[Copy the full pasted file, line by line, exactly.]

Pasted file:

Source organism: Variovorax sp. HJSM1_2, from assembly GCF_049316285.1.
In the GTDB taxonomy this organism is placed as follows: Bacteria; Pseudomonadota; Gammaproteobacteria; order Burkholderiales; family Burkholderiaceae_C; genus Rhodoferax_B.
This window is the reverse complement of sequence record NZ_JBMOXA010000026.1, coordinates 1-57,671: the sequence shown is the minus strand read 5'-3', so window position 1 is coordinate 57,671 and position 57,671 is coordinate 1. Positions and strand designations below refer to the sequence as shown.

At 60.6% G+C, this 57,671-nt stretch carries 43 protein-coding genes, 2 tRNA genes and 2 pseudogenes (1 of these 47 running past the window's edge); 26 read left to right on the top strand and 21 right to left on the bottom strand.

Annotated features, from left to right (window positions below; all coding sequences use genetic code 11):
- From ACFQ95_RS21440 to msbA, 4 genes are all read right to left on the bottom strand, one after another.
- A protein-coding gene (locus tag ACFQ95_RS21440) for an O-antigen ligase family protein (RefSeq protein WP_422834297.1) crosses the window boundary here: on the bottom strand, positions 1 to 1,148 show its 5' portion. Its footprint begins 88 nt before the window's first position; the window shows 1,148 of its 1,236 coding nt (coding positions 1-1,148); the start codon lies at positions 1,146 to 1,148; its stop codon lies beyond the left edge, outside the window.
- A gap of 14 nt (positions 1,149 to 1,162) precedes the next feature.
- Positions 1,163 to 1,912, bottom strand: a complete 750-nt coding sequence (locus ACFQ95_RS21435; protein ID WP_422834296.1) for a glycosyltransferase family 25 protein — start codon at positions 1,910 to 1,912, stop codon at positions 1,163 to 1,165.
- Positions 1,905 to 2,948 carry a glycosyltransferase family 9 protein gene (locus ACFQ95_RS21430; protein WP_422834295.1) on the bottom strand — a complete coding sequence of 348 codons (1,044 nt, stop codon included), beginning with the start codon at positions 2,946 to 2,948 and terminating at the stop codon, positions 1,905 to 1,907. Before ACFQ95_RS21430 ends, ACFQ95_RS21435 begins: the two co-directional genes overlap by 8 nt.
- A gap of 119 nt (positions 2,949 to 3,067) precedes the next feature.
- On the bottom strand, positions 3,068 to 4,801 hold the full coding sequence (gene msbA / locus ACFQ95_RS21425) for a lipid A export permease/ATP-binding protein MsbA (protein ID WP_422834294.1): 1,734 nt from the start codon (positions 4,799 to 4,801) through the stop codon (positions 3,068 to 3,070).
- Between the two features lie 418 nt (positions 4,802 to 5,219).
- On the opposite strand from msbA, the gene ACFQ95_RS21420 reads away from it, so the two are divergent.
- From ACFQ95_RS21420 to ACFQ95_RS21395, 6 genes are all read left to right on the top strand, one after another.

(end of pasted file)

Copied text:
Source organism: Variovorax sp. HJSM1_2, from assembly GCF_049316285.1.
In the GTDB taxonomy this organism is placed as follows: Bacteria; Pseudomonadota; Gammaproteobacteria; order Burkholderiales; family Burkholderiaceae_C; genus Rhodoferax_B.
This window is the reverse complement of sequence record NZ_JBMOXA010000026.1, coordinates 1-57,671: the sequence shown is the minus strand read 5'-3', so window position 1 is coordinate 57,671 and position 57,671 is coordinate 1. Positions and strand designations below refer to the sequence as shown.

At 60.6% G+C, this 57,671-nt stretch carries 43 protein-coding genes, 2 tRNA genes and 2 pseudogenes (1 of these 47 running past the window's edge); 26 read left to right on the top strand and 21 right to left on the bottom strand.

Annotated features, from left to right (window positions below; all coding sequences use genetic code 11):
- From ACFQ95_RS21440 to msbA, 4 genes are all read right to left on the bottom strand, one after another.
- A protein-coding gene (locus tag ACFQ95_RS21440) for an O-antigen ligase family protein (RefSeq protein WP_422834297.1) crosses the window boundary here: on the bottom strand, positions 1 to 1,148 show its 5' portion. Its footprint begins 88 nt before the window's first position; the window shows 1,148 of its 1,236 coding nt (coding positions 1-1,148); the start codon lies at positions 1,146 to 1,148; its stop codon lies beyond the left edge, outside the window.
- A gap of 14 nt (positions 1,149 to 1,162) precedes the next feature.
- Positions 1,163 to 1,912, bottom strand: a complete 750-nt coding sequence (locus ACFQ95_RS21435; protein ID WP_422834296.1) for a glycosyltransferase family 25 protein — start codon at positions 1,910 to 1,912, stop codon at positions 1,163 to 1,165.
- Positions 1,905 to 2,948 carry a glycosyltransferase family 9 protein gene (locus ACFQ95_RS21430; protein WP_422834295.1) on the bottom strand — a complete coding sequence of 348 codons (1,044 nt, stop codon included), beginning with the start codon at positions 2,946 to 2,948 and terminating at the stop codon, positions 1,905 to 1,907. Before ACFQ95_RS21430 ends, ACFQ95_RS21435 begins: the two co-directional genes overlap by 8 nt.
- A gap of 119 nt (positions 2,949 to 3,067) precedes the next feature.
- On the bottom strand, positions 3,068 to 4,801 hold the full coding sequence (gene msbA / locus ACFQ95_RS21425) for a lipid A export permease/ATP-binding protein MsbA (protein ID WP_422834294.1): 1,734 nt from the start codon (positions 4,799 to 4,801) through the stop codon (positions 3,068 to 3,070).
- Between the two features lie 418 nt (positions 4,802 to 5,219).
- On the opposite strand from msbA, the gene ACFQ95_RS21420 reads away from it, so the two are divergent.
- From ACFQ95_RS21420 to ACFQ95_RS21395, 6 genes are all read left to right on the top strand, one after another.